Such enthusiasm for Ireland among policymakers in Beijing is being encouraged by an ever-deepening engagement with China by the Irish state. In February 2014, before returning home, the previous Ambassador of the People’s Republic of China to Ireland, Luo Linquan, noted that nearly two-thirds of the Irish Cabinet had visited China during his time in Dublin. The Department of Foreign Affairs plans to open a full Consulate-General in Hong Kong in the autumn. The IDA recently opened a new office in Beijing which has a special focus on attracting clients from China’s financial sector to Ireland, and the agency plans to increase the workforce at its Shanghai office. With the two-way trade between the nations rising by 13.2% in 2013 to more than €4.9 billion, the economic elements of the Ireland-China bilateral relationship are clear.

But the continuing rise of China also offers new opportunities for Ireland on the international stage, through the medium of multilateral organisations, that are not always recognised, but if pursued would develop the relationship between the two nations yet further. The most obvious example of this is in relation to China’s ties with the European Union. China and the EU are important economic partners, with bilateral trade in goods and services reaching €478 billion in 2013. But this relationship is set to grow further and Ireland has a number of natural advantages for positioning itself as China’s partner of choice within the EU.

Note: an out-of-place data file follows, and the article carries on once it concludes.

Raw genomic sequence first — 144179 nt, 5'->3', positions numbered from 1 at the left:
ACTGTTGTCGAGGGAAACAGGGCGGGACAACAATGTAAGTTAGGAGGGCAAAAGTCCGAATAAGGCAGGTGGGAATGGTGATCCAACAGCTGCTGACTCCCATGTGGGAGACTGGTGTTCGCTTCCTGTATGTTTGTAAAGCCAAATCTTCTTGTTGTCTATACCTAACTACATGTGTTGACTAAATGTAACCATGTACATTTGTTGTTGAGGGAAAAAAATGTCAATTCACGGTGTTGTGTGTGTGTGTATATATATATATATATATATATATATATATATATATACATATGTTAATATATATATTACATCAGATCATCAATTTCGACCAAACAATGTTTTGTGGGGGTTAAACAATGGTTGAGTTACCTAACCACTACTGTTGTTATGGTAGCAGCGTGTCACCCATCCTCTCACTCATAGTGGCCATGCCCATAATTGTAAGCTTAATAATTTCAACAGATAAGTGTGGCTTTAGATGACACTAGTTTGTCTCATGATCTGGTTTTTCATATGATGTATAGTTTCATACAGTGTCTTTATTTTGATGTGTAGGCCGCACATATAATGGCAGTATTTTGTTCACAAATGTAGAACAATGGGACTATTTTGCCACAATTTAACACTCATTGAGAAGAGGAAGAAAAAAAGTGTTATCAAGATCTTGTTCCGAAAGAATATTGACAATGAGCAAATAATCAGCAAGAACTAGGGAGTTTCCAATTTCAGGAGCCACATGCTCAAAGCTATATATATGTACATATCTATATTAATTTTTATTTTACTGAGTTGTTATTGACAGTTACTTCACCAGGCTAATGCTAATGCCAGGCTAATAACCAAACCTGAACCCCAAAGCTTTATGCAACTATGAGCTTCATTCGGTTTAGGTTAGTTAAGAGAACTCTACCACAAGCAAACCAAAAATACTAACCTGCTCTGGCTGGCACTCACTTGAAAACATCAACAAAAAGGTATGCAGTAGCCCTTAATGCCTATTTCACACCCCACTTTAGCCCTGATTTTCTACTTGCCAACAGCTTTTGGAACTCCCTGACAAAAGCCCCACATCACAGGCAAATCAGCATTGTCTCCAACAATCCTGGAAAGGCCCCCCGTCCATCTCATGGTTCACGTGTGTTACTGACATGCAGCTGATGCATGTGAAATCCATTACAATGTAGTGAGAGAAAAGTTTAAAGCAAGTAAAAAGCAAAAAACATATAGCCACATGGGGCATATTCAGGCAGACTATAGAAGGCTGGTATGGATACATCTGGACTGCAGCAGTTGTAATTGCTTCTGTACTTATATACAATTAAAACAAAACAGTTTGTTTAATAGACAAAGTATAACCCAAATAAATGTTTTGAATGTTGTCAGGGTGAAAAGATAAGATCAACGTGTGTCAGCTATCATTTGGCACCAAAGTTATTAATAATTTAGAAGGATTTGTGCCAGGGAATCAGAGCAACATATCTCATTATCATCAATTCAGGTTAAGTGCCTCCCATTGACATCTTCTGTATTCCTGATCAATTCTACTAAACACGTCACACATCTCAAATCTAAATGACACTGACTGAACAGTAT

Learning English

As an English-speaking nation in the Eurozone, Ireland could be a natural partner for China, where an estimated 300 million people are learning English. Our history of being on the receiving end of imperialism means our relationship with China is free of historical baggage. The key economic strengths of our economy lie in sectors, such as agrifood and digital, where China is trying to increase it capabilities and looking for partners who are unhindered by geostrategic concerns.

Ireland’s potential as a partner for China in the realm of multilateral organisations stretches beyond the EU. Many people do not realise that China is a major contributor of troops to the United Nations, and indeed is providing more troops now than the other four permanent members of the Security Council combined. This engagement with the UN is set to increase, but the Chinese are still adapting to the demands of UN peacekeeping. This is an area where Ireland has obvious expertise, and where we can assist China to become a responsible global security actor.

The name of Liu Yunshan may not have meant much to most Irish people before this weekend. But his arrival is concrete proof that the efforts being made by Irish diplomats, business and political leaders are bearing fruit, and that Ireland is already proving effective at navigating the challenges and opportunities of the Pacific century.

Eoin McDonnell, Lead China Researcher, Institute of International and European Affairs.

Read: New visa to let Chinese and Indian tourists travel freely between Ireland and UK

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Eoin McDonnell